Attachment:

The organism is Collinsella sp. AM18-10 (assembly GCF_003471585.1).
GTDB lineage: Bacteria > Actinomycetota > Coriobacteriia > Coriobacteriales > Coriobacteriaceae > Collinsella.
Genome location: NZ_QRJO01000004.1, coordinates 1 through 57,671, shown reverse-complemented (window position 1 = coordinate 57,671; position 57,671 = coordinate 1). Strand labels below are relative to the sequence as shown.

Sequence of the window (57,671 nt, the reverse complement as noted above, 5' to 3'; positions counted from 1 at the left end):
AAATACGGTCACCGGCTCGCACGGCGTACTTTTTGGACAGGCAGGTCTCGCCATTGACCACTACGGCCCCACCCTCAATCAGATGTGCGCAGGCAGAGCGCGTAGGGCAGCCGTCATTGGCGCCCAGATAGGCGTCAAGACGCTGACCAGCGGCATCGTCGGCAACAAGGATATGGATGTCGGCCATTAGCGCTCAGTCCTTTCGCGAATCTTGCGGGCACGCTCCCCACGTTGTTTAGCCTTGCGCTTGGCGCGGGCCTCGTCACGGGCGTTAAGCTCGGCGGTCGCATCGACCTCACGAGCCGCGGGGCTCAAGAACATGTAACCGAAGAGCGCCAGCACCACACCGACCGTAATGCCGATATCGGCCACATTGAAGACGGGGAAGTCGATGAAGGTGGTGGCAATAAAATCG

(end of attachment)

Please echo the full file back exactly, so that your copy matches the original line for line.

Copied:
The organism is Collinsella sp. AM18-10 (assembly GCF_003471585.1).
GTDB lineage: Bacteria > Actinomycetota > Coriobacteriia > Coriobacteriales > Coriobacteriaceae > Collinsella.
Genome location: NZ_QRJO01000004.1, coordinates 1 through 57,671, shown reverse-complemented (window position 1 = coordinate 57,671; position 57,671 = coordinate 1). Strand labels below are relative to the sequence as shown.

Sequence of the window (57,671 nt, the reverse complement as noted above, 5' to 3'; positions counted from 1 at the left end):
AAATACGGTCACCGGCTCGCACGGCGTACTTTTTGGACAGGCAGGTCTCGCCATTGACCACTACGGCCCCACCCTCAATCAGATGTGCGCAGGCAGAGCGCGTAGGGCAGCCGTCATTGGCGCCCAGATAGGCGTCAAGACGCTGACCAGCGGCATCGTCGGCAACAAGGATATGGATGTCGGCCATTAGCGCTCAGTCCTTTCGCGAATCTTGCGGGCACGCTCCCCACGTTGTTTAGCCTTGCGCTTGGCGCGGGCCTCGTCACGGGCGTTAAGCTCGGCGGTCGCATCGACCTCACGAGCCGCGGGGCTCAAGAACATGTAACCGAAGAGCGCCAGCACCACACCGACCGTAATGCCGATATCGGCCACATTGAAGACGGGGAAGTCGATGAAGGTGGTGGCAATAAAATCG